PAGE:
So much in life is luck of the draw.

Yes, I believe strongly in the presence of a higher power, the benefits of clean living, making good choices and all that. Yet any two people who exhibit the same attitudes and aptitudes may reap entirely different results, and it all happens with a sense of randomness that leaves us scratching our heads.

I’m a fair-to-middling example of this phenomenon. From a gorgeous wife to a genius kid to great jobs, I’ve been either blessed or an overachiever. Some people stumble into stuff, while others slip and fall while chasing the same stuff with the same passion and good intentions.

There is no rhyme or reason to the results on life’s scoreboard. Fairness, that elusive concept that so many among us see as entitlement, doesn’t actually exist.

Sports are full of reminders that our mileage may vary.

Sunday’s insanely competitive final round of the British Open immediately takes a place near the top of the mountain. Forty-somethings Henrik Stenson and Phil Mickelson exchanged are-you-kidding-me shots and painted red numbers on the scoreboard as if it were an MSGA friendly at Fox Ridge.

Remember when 40 was old for a professional golfer, never mind one at the top of his game? It was 1986 when Jack Nicklaus (46) and Raymond Floyd (43) won the Masters and U.S. Open back-to-back. Hale Irwin (45) snuck in a major four years later. Sure, my being young made them seem older than dirt at the time, but those accomplishments rightfully were hyped as things that didn’t and shouldn’t happen and probably wouldn’t happen again.

To wit, Tiger Woods — remember him? — won what presently stands as his 14th and final major championship at age 32. Yes, we all know the cautionary tale. Bad back, balky knees, obligatory swing and coaching changes, questionable decisions involving women. Any one of those troubles in a vacuum could have derailed a career that was destined to carve its own Mount Rushmore with a putter and a 9-iron. Together, they were merely symptoms that time and the law of averages can catch up with the best of us. Even one among us who was presumed immortal.

But here was Phil, same age as the Golden Bear that Sunday afternoon at Augusta National when he strung together a few putts and made Verne Lundquist come unglued, bringing Royal Troon to its knees with bookend rounds of brilliance.

Now, let’s be honest and point out that Mickelson – and I can say this as a guy who makes certain types of shirt material appear ill-fitting – has always been a tad doughy. He’s not exactly an icon of wellness. The guy does commercials for arthritis medication, for Pfizer’s sake. He has not always used the best words or behavior regarding his money.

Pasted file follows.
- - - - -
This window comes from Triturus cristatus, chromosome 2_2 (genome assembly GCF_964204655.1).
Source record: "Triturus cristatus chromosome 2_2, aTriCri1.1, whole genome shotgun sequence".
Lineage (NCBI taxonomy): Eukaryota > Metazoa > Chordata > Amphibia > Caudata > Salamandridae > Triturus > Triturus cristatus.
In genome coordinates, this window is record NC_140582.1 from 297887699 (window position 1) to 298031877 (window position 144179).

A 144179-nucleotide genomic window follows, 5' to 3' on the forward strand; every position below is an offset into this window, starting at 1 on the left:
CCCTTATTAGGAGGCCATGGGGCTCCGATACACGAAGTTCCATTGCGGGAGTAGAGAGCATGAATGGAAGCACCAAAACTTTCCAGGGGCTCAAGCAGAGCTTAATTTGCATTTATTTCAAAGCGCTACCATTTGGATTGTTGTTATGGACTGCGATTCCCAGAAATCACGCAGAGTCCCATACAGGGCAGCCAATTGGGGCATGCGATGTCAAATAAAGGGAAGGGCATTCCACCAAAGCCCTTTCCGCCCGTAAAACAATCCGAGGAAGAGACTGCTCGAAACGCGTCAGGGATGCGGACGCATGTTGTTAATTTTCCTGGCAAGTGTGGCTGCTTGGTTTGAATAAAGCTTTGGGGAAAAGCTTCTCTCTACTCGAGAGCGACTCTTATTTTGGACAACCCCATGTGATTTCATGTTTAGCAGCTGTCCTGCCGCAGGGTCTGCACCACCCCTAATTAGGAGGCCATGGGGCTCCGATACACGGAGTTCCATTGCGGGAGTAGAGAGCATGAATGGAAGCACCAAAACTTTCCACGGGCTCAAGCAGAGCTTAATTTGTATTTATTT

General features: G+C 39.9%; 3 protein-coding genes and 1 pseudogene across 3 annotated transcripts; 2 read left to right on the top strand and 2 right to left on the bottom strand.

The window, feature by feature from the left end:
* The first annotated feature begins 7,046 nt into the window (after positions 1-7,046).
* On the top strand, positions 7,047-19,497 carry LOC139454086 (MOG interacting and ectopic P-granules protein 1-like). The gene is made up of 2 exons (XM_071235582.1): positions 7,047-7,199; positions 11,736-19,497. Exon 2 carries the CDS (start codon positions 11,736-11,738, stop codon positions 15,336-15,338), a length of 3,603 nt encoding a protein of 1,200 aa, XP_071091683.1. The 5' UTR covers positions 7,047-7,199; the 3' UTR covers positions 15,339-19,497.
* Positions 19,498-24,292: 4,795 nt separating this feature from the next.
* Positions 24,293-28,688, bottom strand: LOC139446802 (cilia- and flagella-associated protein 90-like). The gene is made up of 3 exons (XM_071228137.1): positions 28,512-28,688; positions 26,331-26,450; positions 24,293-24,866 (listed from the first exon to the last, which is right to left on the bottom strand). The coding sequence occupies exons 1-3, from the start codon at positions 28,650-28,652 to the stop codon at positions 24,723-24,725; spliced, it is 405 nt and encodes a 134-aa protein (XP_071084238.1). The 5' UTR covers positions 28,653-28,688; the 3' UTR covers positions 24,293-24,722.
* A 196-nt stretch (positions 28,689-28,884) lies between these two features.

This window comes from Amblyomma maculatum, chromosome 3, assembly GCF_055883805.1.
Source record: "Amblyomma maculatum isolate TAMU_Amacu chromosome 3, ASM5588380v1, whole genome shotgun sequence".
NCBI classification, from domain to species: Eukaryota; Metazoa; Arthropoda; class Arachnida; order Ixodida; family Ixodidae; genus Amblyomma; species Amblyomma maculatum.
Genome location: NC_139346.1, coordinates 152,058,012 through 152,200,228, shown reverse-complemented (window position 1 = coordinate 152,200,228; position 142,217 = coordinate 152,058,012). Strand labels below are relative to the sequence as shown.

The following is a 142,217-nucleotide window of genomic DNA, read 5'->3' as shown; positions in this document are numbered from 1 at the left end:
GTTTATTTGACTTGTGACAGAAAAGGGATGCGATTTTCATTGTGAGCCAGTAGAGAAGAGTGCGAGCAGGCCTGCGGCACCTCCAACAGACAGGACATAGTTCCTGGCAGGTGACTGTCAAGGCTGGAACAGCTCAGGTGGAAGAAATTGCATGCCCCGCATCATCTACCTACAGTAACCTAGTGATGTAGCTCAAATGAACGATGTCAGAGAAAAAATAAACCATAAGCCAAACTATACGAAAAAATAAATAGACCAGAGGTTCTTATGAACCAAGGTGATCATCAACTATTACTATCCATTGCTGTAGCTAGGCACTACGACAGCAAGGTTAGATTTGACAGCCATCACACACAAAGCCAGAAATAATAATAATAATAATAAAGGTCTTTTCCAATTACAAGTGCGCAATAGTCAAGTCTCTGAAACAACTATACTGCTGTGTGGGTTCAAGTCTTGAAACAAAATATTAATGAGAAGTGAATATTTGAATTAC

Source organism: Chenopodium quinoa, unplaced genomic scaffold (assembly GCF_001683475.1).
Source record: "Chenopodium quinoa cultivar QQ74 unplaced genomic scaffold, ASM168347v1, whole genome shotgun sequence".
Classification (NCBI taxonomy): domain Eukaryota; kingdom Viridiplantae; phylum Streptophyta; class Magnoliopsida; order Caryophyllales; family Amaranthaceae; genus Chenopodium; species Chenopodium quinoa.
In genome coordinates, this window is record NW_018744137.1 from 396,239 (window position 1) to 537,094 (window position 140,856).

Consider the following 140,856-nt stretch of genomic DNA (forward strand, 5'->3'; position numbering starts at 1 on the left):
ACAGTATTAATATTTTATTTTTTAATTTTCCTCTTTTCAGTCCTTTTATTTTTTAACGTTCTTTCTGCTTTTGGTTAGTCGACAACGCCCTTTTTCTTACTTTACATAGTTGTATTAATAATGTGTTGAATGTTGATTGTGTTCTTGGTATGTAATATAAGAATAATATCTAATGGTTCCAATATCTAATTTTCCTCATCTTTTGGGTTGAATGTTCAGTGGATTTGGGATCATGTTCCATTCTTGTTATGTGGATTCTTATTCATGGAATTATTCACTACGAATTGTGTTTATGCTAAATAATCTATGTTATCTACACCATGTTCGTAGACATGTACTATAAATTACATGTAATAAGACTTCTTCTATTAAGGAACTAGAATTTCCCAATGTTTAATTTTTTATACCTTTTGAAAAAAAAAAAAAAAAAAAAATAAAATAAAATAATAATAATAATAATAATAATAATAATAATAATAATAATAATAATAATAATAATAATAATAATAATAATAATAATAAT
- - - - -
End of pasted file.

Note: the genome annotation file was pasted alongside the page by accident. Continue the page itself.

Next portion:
Like Tiger, Phil has failed to obscure his eminent humanity from us. So how was he standing spikes-to-spikes with eventual winner Stenson, a relatively peach-fuzzed member of the Geritol Gang at 40, while Woods was no closer to competing on the world stage than Lee Trevino and Arnold Palmer? I don’t know. Why do some folks who smoke three packs and drink a fifth each day live to 95 and others who treat their body as a temple fail to make it out of their 40s?

Fate. Luck. Natural selection. A draw of the cards. The Man Upstairs. Ascribe it to whomever or whatever ye must. Just be aware, and appropriately humbled, that much of our quest for longevity in sports, our careers or our lives is beyond our control.

Tom Brady could be Exhibit 1A in this discussion. At the moment all the talk about TB12 pertains to his impending four-game suspension for his role in the dumbest controversy in the history of athletics. Once his time is served, mercifully the discussion will turn to the fact that Brady is a year away from turning 40 and playing quarterback in the NFL at a level no such geezer has achieved.

Granted, the guy is a monument to clean living. He eats nothing but tofu and granola and presumably goes home to an underwear model and their sickeningly perfect children every night.

Be real, though: Peyton Manning and John Elway weren’t on the Joe Namath workout program. Still, their bodies quit on them at the age when the body of a Hall of Famer at that position is supposed to crap out. Brady, meanwhile, has defiantly proclaimed that he will play another 10 years, and one look at him says that four or five seasons make sense.

Turn on the TV this summer and you’ll see David Ortiz — roly-poly and at least 40 — enjoying a career year in his farewell season. Or you’ll find Michael Phelps, the swimmer whose exposure to chemicals isn’t limited to chlorine, paddling his own Olympic records farther out of sight.

These things defy logic because they should. As another high-achieving old guy, Rod Stewart, once rasped, “Some guys have all the luck.” And on those rare occasions when they are able to couple it with timeless skill, it can be breathtaking to watch.

Kalle Oakes recently retired from the Sun Journal sports department after 27 years. He is three years younger than Phil Mickelson and is trying to grow old gracefully in Lexington, Kentucky. His email is [email protected]


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